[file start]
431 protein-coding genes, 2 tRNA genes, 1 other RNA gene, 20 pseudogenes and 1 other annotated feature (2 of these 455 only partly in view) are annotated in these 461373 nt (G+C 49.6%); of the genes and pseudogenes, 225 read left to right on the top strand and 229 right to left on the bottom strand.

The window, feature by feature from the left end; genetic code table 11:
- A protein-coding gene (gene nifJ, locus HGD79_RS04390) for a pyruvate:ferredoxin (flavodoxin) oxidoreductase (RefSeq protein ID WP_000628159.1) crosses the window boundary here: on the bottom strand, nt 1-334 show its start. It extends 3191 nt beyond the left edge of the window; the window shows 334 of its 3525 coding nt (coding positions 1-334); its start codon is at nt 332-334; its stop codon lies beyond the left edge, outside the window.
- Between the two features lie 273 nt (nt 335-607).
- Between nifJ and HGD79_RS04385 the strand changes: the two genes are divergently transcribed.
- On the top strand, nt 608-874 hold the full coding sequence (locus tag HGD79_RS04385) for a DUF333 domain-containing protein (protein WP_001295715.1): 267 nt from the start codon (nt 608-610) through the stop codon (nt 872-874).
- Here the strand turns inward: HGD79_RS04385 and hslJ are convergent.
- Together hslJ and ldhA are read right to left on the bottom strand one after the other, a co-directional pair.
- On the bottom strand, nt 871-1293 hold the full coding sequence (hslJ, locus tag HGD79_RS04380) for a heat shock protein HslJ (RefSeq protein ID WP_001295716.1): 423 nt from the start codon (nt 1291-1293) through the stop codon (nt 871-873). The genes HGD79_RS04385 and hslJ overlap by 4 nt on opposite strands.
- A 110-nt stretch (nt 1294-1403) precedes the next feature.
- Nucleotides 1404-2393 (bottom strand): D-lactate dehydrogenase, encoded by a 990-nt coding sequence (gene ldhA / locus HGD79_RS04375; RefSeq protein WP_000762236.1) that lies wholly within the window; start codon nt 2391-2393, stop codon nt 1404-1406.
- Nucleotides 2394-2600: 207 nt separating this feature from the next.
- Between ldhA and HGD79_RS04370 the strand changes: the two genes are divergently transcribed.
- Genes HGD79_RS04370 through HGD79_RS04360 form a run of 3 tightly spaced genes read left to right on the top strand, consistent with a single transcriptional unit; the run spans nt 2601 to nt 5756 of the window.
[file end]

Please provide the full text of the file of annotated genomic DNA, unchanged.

431 protein-coding genes, 2 tRNA genes, 1 other RNA gene, 20 pseudogenes and 1 other annotated feature (2 of these 455 only partly in view) are annotated in these 461373 nt (G+C 49.6%); of the genes and pseudogenes, 225 read left to right on the top strand and 229 right to left on the bottom strand.

The window, feature by feature from the left end; genetic code table 11:
- A protein-coding gene (gene nifJ, locus HGD79_RS04390) for a pyruvate:ferredoxin (flavodoxin) oxidoreductase (RefSeq protein ID WP_000628159.1) crosses the window boundary here: on the bottom strand, nt 1-334 show its start. It extends 3191 nt beyond the left edge of the window; the window shows 334 of its 3525 coding nt (coding positions 1-334); its start codon is at nt 332-334; its stop codon lies beyond the left edge, outside the window.
- Between the two features lie 273 nt (nt 335-607).
- Between nifJ and HGD79_RS04385 the strand changes: the two genes are divergently transcribed.
- On the top strand, nt 608-874 hold the full coding sequence (locus tag HGD79_RS04385) for a DUF333 domain-containing protein (protein WP_001295715.1): 267 nt from the start codon (nt 608-610) through the stop codon (nt 872-874).
- Here the strand turns inward: HGD79_RS04385 and hslJ are convergent.
- Together hslJ and ldhA are read right to left on the bottom strand one after the other, a co-directional pair.
- On the bottom strand, nt 871-1293 hold the full coding sequence (hslJ, locus tag HGD79_RS04380) for a heat shock protein HslJ (RefSeq protein ID WP_001295716.1): 423 nt from the start codon (nt 1291-1293) through the stop codon (nt 871-873). The genes HGD79_RS04385 and hslJ overlap by 4 nt on opposite strands.
- A 110-nt stretch (nt 1294-1403) precedes the next feature.
- Nucleotides 1404-2393 (bottom strand): D-lactate dehydrogenase, encoded by a 990-nt coding sequence (gene ldhA / locus HGD79_RS04375; RefSeq protein WP_000762236.1) that lies wholly within the window; start codon nt 2391-2393, stop codon nt 1404-1406.
- Nucleotides 2394-2600: 207 nt separating this feature from the next.
- Between ldhA and HGD79_RS04370 the strand changes: the two genes are divergently transcribed.
- Genes HGD79_RS04370 through HGD79_RS04360 form a run of 3 tightly spaced genes read left to right on the top strand, consistent with a single transcriptional unit; the run spans nt 2601 to nt 5756 of the window.